Watson Brown

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Watson Brown
Sport(s) Football
Current position
Title Head coach
Team Tennessee Tech
Conference OVC
Record 38–53
Biographical details
Born (1950-04-19) April 19, 1950 (age 64)
Cookeville, Tennessee
Playing career
1969–1972 Vanderbilt
Position(s) Quarterback
Coaching career (HC unless noted)
Vanderbilt (GA)
East Carolina (QB/WR)
Jacksonville State (OC)
Texas Tech (assistant)
Austin Peay
Vanderbilt (OC)
Mississippi State (OC)
Oklahoma (OC)
Tennessee Tech
Head coaching record
Overall 132–204–1
College Football Data Warehouse
Accomplishments and honors
*2011 Ohio Valley Conference Coach of the Year

Lester Watson Brown (born April 19, 1950) is an American football coach and former player. He is currently the head football coach at Tennessee Technological University, a position he has held since 2007. Previously, Brown served as the head coach at Austin Peay State University (1979–1980), the University of Cincinnati (1983), Rice University (1984–1985), Vanderbilt University (1986–1990), and the University of Alabama at Birmingham (1995–2006). He was also the athletic director at UAB from 2002 to 2005. Brown played college football as a quarterback at Vanderbilt. He is the older brother of Mack Brown, the former head football coach at the University of Texas at Austin.

Early years and playing career[edit]

A native of Cookeville, Tennessee, Brown was one of the top-rated quarterbacks in the nation coming out of high school. He was also recruited to play basketball and was drafted by the Pittsburgh Pirates as a shortstop. He chose to stay in state and was a quarterback at Vanderbilt University from 1969–1972. He started all four years at Vandy and led the Commodores to their best seasons in terms of wins since 1960. One of his victories was a 14–10 upset over the #13 Alabama Crimson Tide in 1969. It was Vanderbilt’s first victory over Alabama in 13 seasons.

Coaching career[edit]

After graduating from Vanderbilt, Brown spent the 1973 season as a graduate assistant at Vanderbilt. From there, he went to East Carolina University, where he spent two seasons as an assistant to Pat Dye, coaching quarterbacks and wide receivers. In 1976 and 1977, he served as the offensive coordinator at Jacksonville State University. The Gamecocks played for the Division II national championship in 1977.

Brown spent the 1978 season as an assistant at Texas Tech before landing his first head coaching position a year later. At age 29, he began a two-year stint as the head coach at Austin Peay State University. The Governors had a record of 14–8 under Brown.

In 1981, Brown returned to Vanderbilt to become the school’s offensive coordinator. Two seasons later, he took his first major college head coaching job, taking over the program at the University of Cincinnati. In one season with the Bearcats, he had a record of 4–6–1.

In 1984, Brown was named head football coach and athletic director at Rice University. In two seasons with the Owls, he compiled a record of 4–18. From there he returned to his alma mater to take over the struggling Vanderbilt University football program. Brown’s five-year stint with the Commodores from 1986–1990 produced a record of 10–45.

After leaving Vanderbilt, Brown spent the 1991 and 1992 seasons as the offensive coordinator at Mississippi State University, then the 1993 and 1994 seasons with the same responsibilities at the University of Oklahoma.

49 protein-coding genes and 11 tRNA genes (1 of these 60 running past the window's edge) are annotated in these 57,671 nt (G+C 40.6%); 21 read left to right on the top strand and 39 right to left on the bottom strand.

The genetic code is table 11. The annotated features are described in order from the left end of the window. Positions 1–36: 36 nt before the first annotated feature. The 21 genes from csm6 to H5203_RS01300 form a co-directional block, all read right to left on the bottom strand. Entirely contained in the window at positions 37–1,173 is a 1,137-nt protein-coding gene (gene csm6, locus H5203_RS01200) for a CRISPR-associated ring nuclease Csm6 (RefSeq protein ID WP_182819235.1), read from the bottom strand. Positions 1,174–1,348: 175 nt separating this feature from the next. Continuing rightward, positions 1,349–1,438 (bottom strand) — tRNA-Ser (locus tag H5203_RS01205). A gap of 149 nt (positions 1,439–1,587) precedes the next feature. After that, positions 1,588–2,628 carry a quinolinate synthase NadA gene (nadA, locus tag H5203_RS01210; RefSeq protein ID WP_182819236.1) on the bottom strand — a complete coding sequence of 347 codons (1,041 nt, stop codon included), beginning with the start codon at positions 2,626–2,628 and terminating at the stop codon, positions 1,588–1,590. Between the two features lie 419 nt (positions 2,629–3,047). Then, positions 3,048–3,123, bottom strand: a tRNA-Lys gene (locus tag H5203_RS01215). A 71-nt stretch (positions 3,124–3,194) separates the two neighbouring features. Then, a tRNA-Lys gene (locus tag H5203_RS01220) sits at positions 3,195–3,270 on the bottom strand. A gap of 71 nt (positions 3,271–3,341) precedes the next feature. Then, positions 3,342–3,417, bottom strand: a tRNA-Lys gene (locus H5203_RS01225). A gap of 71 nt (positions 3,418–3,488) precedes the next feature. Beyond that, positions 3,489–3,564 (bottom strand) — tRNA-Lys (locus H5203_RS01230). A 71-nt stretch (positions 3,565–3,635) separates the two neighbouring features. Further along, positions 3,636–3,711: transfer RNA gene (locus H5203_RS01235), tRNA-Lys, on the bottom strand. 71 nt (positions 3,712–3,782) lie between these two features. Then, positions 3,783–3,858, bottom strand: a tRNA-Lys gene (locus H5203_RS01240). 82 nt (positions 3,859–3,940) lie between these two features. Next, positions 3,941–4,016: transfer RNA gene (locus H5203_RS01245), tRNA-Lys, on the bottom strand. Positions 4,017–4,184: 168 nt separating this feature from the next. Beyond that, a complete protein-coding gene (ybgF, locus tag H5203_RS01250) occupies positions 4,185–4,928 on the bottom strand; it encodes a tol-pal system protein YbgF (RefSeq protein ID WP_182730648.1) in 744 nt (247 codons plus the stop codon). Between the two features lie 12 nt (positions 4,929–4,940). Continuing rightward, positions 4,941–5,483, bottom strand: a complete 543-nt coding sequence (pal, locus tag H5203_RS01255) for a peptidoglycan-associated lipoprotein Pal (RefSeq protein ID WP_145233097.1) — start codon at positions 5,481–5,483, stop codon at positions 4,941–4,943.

In 1995, Brown was hired by UAB to lead the fledgling program as it prepared to move from Division I-AA to Division I-A. In twelve seasons as the Blazers’ head coach he compiled a record of 62–74, and led the team to its first bowl appearance in the Hawaii Bowl in 2004.

Brown resigned from UAB to take over the head coaching responsibilities at Tennessee Tech University on December 9, 2006.

NCAA : Career Record Most Losses[edit]

Watson Brown is the first coach in NCAA football history to lose 200 games. With Tennessee Tech's 50-7 loss on September 27, 2014 Brown passed Amos Alonzo Stagg

Head coaching record[edit]

Year Team Overall Conference Standing Bowl/playoffs Coaches# AP°
Austin Peay Governors (I-AA Independent) (1979–1980)
1979 Austin Peay 7–4
1980 Austin Peay 7–4
Austin Peay: 14–8
Cincinnati Bearcats (Independent) (1983)
1983 Cincinnati 4–6–1
Cincinnati: 4–6–1
Rice Owls (Southwest Conference) (1984–1985)
1984 Rice 1–10 0–8 9th
1985 Rice 3–8 2–6 7th
Rice: 4–18 2–14
Vanderbilt Commodores (Southeastern Conference) (1986–1990)
1986 Vanderbilt 1–10 0–6 10th
1987 Vanderbilt 4–7 1–5 T–7th
1988 Vanderbilt 3–8 2–5 T–8th
1989 Vanderbilt 1–10 0–7 10th
1990 Vanderbilt 1–10 1–6 T–9th
Vanderbilt: 10–45 4–29
UAB Blazers (I-AA Independent) (1995)
1995 UAB 5–6
UAB Blazers (Independent) (1996–1998)
1996 UAB 5–6
1997 UAB 5–6
1998 UAB 4–7
UAB Blazers (Conference USA) (1999–2006)
1999 UAB 5–6 4–2 T–2nd
2000 UAB 7–4 3–3 5th
2001 UAB 6–5 5–2 T–2nd
2002 UAB 5–7 4–4 T–5th
2003 UAB 5–7 4–4 T–6th
2004 UAB 7–5 5–3 T–2nd L Hawai'i
2005 UAB 5–6 3–5 T–5th (East)
2006 UAB 3–9 2–6 5th (East)
UAB: 62–74 30–29
Tennessee Tech Golden Eagles (Ohio Valley Conference) (2007–present)
2007 Tennessee Tech 4–7 2–6 T–7th
2008 Tennessee Tech 3–9 1–7 9th
2009 Tennessee Tech 6–5 5–3 T–2nd
2010 Tennessee Tech 5–6 4–4 6th
2011 Tennessee Tech 7–4 6–2 T–1st L NCAA Division I First Round
2012 Tennessee Tech 3–8 1–7 T–8th
2013 Tennessee Tech 5–7 2–6 T–7th
2014 Tennessee Tech 5–7 4–4 5th
Tennessee Tech: 38–53 25–39
Total: 132–204–1
      National championship         Conference title         Conference division title
#Rankings from final Coaches Poll.
°Rankings from final AP Poll.

See also[edit]


External links[edit]